Tuesday, 25 November 2014

Get back, JoJo!

Sad news from The Guardian:
Nestled in the heart of Soho in central London sits a small, unimpressive looking venue. Push your way through the double doors beneath a seedy flashing neon sign, however, and you encounter a plush world of opulence, red velvet curtains and Art Deco mirrors.

Until recently, the crowd filling the dance floor was as likely to be clad in baseball caps and chains as burlesque basques and feathers, but Madame Jojo’s - home to some of London’s most diverse nightlife for more than half a century - has now shut down for good.

News that Westminster council had revoked its license this week following an incident outside the club has been greeted with disbelief, both by those who have hosted nights at the venue for years and the many loyal punters who flocked there every week in search of the quirkier side of London’s club scene.

Supporters of Madame Jojo’s say that the closure is part of the council’s drive to gentrify Soho, which is robbing the area of its unique atmosphere and heritage in the process.

The venue, known to many as the home of burlesque and cabaret in Soho, hosted some of the earliest gigs played by bands such as The xx and Anna Calvi, and Lorde played her first UK show there. It was also the focal point of Michael Winterbottom’s 2013 film The Look Of Love, in which Steve Coogan plays Paul Raymond, the Soho porn baron who owned and ran Madame Jojo’s in the 1960s.
Home for many years to quirky club and music nights Tranny Shack (UK), Cabaret Roulette, White Heat, Queerly Out and House of Burlesque, this is yet another sad loss to Soho, formerly the bustling heart of our slowly-but-surely being sanitised capital...



  1. It's been a long time since I've entered this legendary boîte but was always a stop when in London. So sad.

    1. Now it has gone, so has the notorious "Raymond's Revue Bar", the Astoria is demolished, the Café Royal is a "luxury hotel" and the Hippodrome has turned into a (admittedly glorious) casino, there is very little left in the West End that can replace it. "Heaven" never had any class nor character - even less so now they let all the straights in - and the swanky private members' clubs like The Groucho or Soho House are not exactly places one can just "drop into". It's just the Café de Paris and the "new kids on the block" like Brasserie Zedel left, methinks... Sad, really. Jx

  2. The best potential humanity is being lost to a shallow, fearful and effortlessly manipulated throng that cries for freedom yet requires constant coddling and accepts ever-increasing restrictions. Making it worse, few seem to give a rat's ass about what is being given up and/or let go.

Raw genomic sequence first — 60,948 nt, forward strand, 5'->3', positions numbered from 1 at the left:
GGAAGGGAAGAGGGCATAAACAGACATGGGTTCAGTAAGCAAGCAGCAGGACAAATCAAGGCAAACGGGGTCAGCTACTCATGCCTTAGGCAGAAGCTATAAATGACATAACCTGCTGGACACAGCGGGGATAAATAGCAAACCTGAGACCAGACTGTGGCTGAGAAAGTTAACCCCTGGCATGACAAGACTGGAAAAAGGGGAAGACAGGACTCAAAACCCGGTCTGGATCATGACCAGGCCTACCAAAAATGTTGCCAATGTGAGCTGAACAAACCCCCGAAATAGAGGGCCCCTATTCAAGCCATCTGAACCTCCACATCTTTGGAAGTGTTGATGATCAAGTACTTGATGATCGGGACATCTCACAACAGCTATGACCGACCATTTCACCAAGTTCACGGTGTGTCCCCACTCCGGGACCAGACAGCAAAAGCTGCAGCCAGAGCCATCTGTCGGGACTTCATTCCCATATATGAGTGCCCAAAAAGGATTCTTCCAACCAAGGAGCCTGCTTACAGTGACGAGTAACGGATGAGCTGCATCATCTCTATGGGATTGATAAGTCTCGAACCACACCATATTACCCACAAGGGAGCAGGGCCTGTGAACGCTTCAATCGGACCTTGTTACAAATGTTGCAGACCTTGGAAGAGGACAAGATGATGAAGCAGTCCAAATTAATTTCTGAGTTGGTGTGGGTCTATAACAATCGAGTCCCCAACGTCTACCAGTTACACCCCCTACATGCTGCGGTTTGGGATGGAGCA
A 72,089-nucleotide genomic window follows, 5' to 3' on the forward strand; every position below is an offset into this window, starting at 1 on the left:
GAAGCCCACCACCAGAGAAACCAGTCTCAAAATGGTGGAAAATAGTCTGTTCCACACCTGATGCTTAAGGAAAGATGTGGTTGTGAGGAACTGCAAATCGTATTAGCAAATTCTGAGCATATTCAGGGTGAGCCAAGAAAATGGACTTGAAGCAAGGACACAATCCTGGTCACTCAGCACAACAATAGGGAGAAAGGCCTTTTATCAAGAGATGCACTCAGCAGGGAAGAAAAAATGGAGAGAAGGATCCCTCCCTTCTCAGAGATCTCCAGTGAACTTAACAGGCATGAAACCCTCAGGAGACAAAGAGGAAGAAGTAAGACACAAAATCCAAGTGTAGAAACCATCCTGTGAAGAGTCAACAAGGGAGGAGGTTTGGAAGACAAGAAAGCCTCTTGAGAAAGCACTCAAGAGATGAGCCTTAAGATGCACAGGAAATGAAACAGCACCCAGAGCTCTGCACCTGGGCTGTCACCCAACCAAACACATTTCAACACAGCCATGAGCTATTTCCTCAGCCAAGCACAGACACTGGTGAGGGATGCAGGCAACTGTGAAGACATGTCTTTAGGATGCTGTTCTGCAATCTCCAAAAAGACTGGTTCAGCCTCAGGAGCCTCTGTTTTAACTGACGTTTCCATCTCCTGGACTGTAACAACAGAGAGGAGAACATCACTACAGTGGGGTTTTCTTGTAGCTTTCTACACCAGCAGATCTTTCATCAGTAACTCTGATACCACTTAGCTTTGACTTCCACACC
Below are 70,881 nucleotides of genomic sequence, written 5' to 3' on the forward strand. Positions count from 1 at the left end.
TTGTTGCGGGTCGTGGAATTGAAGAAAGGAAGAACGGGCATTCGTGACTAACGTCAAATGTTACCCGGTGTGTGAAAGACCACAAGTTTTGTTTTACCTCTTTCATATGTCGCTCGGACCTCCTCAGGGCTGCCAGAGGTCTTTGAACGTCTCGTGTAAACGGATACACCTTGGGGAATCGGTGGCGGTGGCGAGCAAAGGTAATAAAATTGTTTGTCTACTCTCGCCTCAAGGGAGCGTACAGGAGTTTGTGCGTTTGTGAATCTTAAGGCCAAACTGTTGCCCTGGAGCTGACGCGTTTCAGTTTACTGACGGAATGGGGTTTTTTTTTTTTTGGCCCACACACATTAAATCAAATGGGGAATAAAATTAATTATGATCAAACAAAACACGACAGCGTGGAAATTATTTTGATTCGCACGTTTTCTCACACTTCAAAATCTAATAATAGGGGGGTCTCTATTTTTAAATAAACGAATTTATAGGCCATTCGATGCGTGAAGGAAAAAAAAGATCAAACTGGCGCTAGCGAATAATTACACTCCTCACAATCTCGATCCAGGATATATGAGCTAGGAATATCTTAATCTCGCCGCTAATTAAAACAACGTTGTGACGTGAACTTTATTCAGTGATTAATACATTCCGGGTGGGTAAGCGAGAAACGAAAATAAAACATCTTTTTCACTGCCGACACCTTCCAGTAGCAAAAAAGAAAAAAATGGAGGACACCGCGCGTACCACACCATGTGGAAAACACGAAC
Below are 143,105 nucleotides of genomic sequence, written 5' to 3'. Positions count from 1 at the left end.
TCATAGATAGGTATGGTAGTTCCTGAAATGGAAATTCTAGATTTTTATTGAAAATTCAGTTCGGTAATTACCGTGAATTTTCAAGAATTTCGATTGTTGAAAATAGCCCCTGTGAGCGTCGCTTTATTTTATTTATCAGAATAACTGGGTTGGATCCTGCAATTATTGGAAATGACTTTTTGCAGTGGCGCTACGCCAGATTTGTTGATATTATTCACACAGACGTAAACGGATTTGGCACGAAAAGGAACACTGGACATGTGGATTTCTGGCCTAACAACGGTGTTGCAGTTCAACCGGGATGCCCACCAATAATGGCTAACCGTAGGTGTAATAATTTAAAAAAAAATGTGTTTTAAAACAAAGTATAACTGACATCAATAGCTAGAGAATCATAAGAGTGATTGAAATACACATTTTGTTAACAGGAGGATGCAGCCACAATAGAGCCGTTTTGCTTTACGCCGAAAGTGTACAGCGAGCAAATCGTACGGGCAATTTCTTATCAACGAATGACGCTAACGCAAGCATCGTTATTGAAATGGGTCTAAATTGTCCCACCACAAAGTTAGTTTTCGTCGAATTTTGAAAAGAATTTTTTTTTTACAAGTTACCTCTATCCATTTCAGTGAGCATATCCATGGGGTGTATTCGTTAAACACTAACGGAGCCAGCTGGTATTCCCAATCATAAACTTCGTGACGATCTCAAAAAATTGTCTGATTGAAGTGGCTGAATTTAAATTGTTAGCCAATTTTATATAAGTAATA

'It's just a club,' some might say. As you alluded to, Jon, it symbolizes so much more.

    The second photograph: an absolutely fantastic creation.

    1. More than "coddling", methinks - homogenisation. Although Madame JoJos was not selectively a "gay venue" - far from it - there is a creeping antipathy towards anything "quirky" or "different" these days, and many gays have even gone "mainstream hetero-normative" in their open hostility to such places. It is to their own detriment methinks - playing into the hands of such reprehensible organisations as The Daily Mail, Westminster Council and the "nu-puritan" Soho Estates - but, more depressingly, detrimental to all of us who actually enjoy being "quirky" and "different".

      As one wise head recently wrote in Gay Times (a publication that sadly is hardly regarded as radical nowadays): "No iPhone app is a substitute for a gay old party!"

      I clink a glass of knock-off bubbly to the men, women and in-betweens who made Madame JoJos such a legend. Jx

      PS The second picture is of "The Very Miss Dusty O", who herself will now need to find a home for Tranny Shack...

    2. You do a great job of keeping the fascinating and eccentric in view. For instance, reminding me earlier today of Marianne Faithfull; that voice that warms from your ears to your chest and leaves your brain quivering in its wake.

    3. Thank you, my dear!

      I dare say Miss Faithfull may have graced the doors of Madame JoJos at some stage in its history... Jx

  3. Ruby Venezuela's rendition of 'Any Tom, Dick, or Harry' while dressed as a mattress will never be forgotten.

    1. I imagine that would be rather difficult to forget... Jx


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